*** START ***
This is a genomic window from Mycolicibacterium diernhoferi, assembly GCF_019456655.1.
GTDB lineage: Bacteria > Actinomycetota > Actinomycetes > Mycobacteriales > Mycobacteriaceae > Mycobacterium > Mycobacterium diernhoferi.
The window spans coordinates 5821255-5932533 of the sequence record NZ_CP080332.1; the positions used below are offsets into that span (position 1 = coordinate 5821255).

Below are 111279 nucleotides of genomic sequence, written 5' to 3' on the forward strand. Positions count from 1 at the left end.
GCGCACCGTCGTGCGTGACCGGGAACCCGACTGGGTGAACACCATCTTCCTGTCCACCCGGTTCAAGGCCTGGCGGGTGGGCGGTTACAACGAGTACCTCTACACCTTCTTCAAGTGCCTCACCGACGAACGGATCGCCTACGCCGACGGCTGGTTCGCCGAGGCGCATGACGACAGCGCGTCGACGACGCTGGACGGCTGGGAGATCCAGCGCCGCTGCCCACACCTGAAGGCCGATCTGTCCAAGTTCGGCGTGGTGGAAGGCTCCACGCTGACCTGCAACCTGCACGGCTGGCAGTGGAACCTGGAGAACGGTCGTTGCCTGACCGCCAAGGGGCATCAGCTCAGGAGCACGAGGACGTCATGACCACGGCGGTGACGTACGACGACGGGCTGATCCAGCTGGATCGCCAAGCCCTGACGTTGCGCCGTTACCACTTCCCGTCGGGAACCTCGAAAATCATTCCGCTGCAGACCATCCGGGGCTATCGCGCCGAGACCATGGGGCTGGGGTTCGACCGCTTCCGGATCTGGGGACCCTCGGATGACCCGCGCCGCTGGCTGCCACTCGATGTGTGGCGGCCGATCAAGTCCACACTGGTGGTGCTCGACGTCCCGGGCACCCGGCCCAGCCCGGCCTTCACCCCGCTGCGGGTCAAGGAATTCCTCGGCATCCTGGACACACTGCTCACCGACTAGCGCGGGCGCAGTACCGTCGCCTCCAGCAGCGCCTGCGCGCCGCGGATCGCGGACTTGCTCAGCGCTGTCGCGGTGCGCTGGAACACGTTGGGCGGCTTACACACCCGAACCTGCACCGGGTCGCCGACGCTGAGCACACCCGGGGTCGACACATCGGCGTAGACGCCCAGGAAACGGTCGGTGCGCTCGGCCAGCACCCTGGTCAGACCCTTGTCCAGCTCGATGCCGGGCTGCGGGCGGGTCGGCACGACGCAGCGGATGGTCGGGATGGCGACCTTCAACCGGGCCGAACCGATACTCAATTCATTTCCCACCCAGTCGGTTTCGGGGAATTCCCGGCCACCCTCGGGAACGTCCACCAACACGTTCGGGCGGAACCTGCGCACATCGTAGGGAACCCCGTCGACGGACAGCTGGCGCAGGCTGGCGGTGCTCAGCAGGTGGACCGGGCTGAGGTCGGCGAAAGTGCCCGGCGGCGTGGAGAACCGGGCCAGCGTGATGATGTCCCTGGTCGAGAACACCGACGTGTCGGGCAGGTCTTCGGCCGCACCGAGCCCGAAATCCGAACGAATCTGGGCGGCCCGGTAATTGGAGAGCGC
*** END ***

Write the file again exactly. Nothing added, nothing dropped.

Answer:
This is a genomic window from Mycolicibacterium diernhoferi, assembly GCF_019456655.1.
GTDB lineage: Bacteria > Actinomycetota > Actinomycetes > Mycobacteriales > Mycobacteriaceae > Mycobacterium > Mycobacterium diernhoferi.
The window spans coordinates 5821255-5932533 of the sequence record NZ_CP080332.1; the positions used below are offsets into that span (position 1 = coordinate 5821255).

Below are 111279 nucleotides of genomic sequence, written 5' to 3' on the forward strand. Positions count from 1 at the left end.
GCGCACCGTCGTGCGTGACCGGGAACCCGACTGGGTGAACACCATCTTCCTGTCCACCCGGTTCAAGGCCTGGCGGGTGGGCGGTTACAACGAGTACCTCTACACCTTCTTCAAGTGCCTCACCGACGAACGGATCGCCTACGCCGACGGCTGGTTCGCCGAGGCGCATGACGACAGCGCGTCGACGACGCTGGACGGCTGGGAGATCCAGCGCCGCTGCCCACACCTGAAGGCCGATCTGTCCAAGTTCGGCGTGGTGGAAGGCTCCACGCTGACCTGCAACCTGCACGGCTGGCAGTGGAACCTGGAGAACGGTCGTTGCCTGACCGCCAAGGGGCATCAGCTCAGGAGCACGAGGACGTCATGACCACGGCGGTGACGTACGACGACGGGCTGATCCAGCTGGATCGCCAAGCCCTGACGTTGCGCCGTTACCACTTCCCGTCGGGAACCTCGAAAATCATTCCGCTGCAGACCATCCGGGGCTATCGCGCCGAGACCATGGGGCTGGGGTTCGACCGCTTCCGGATCTGGGGACCCTCGGATGACCCGCGCCGCTGGCTGCCACTCGATGTGTGGCGGCCGATCAAGTCCACACTGGTGGTGCTCGACGTCCCGGGCACCCGGCCCAGCCCGGCCTTCACCCCGCTGCGGGTCAAGGAATTCCTCGGCATCCTGGACACACTGCTCACCGACTAGCGCGGGCGCAGTACCGTCGCCTCCAGCAGCGCCTGCGCGCCGCGGATCGCGGACTTGCTCAGCGCTGTCGCGGTGCGCTGGAACACGTTGGGCGGCTTACACACCCGAACCTGCACCGGGTCGCCGACGCTGAGCACACCCGGGGTCGACACATCGGCGTAGACGCCCAGGAAACGGTCGGTGCGCTCGGCCAGCACCCTGGTCAGACCCTTGTCCAGCTCGATGCCGGGCTGCGGGCGGGTCGGCACGACGCAGCGGATGGTCGGGATGGCGACCTTCAACCGGGCCGAACCGATACTCAATTCATTTCCCACCCAGTCGGTTTCGGGGAATTCCCGGCCACCCTCGGGAACGTCCACCAACACGTTCGGGCGGAACCTGCGCACATCGTAGGGAACCCCGTCGACGGACAGCTGGCGCAGGCTGGCGGTGCTCAGCAGGTGGACCGGGCTGAGGTCGGCGAAAGTGCCCGGCGGCGTGGAGAACCGGGCCAGCGTGATGATGTCCCTGGTCGAGAACACCGACGTGTCGGGCAGGTCTTCGGCCGCACCGAGCCCGAAATCCGAACGAATCTGGGCGGCCCGGTAATTGGAGAGCGC